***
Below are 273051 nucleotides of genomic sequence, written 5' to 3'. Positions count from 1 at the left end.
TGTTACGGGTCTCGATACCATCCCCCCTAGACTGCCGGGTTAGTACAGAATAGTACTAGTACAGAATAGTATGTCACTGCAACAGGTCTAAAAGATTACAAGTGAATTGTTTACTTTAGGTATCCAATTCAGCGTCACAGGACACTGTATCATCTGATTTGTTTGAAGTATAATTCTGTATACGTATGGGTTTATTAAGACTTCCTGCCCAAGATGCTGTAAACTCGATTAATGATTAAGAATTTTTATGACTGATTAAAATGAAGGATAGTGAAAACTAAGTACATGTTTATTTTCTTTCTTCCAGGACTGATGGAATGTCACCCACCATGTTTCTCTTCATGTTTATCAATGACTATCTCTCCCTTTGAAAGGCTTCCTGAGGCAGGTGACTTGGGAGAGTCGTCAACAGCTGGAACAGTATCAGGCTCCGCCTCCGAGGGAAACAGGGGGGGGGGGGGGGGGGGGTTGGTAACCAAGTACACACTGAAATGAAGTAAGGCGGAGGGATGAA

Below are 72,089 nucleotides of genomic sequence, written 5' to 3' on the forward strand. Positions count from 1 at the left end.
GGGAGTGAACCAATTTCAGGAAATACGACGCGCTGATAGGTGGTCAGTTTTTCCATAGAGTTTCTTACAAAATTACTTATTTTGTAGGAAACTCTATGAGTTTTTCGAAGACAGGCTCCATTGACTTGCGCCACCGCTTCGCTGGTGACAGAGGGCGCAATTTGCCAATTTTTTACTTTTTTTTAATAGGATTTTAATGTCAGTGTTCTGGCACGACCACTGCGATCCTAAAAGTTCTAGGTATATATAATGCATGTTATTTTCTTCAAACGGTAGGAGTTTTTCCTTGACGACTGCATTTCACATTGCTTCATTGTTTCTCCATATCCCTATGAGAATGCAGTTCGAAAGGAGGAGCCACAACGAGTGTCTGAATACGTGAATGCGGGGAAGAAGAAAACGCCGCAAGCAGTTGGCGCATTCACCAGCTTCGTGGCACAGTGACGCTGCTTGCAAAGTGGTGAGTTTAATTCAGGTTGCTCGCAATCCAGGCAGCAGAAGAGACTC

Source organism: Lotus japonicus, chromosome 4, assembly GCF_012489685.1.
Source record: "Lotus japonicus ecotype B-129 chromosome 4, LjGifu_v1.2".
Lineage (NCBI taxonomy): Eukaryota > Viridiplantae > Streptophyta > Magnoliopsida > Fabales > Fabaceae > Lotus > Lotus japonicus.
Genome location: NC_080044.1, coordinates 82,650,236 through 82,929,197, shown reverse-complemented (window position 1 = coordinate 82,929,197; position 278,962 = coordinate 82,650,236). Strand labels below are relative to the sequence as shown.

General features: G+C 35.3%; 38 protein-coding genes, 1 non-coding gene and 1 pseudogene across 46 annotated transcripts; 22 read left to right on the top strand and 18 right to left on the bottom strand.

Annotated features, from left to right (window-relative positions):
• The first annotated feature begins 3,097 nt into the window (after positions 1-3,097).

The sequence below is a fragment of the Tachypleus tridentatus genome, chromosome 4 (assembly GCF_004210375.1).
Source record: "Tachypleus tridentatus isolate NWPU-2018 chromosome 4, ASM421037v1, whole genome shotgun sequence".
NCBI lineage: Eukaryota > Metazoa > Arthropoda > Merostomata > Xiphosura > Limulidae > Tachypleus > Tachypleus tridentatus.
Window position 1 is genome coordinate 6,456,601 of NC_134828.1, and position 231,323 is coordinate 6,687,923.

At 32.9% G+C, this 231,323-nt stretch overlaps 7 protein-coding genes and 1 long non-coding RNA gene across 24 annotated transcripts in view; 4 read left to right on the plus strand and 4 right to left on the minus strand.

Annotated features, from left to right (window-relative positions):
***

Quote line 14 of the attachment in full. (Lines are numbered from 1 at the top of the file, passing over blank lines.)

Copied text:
NCBI lineage: Eukaryota > Metazoa > Arthropoda > Merostomata > Xiphosura > Limulidae > Tachypleus > Tachypleus tridentatus.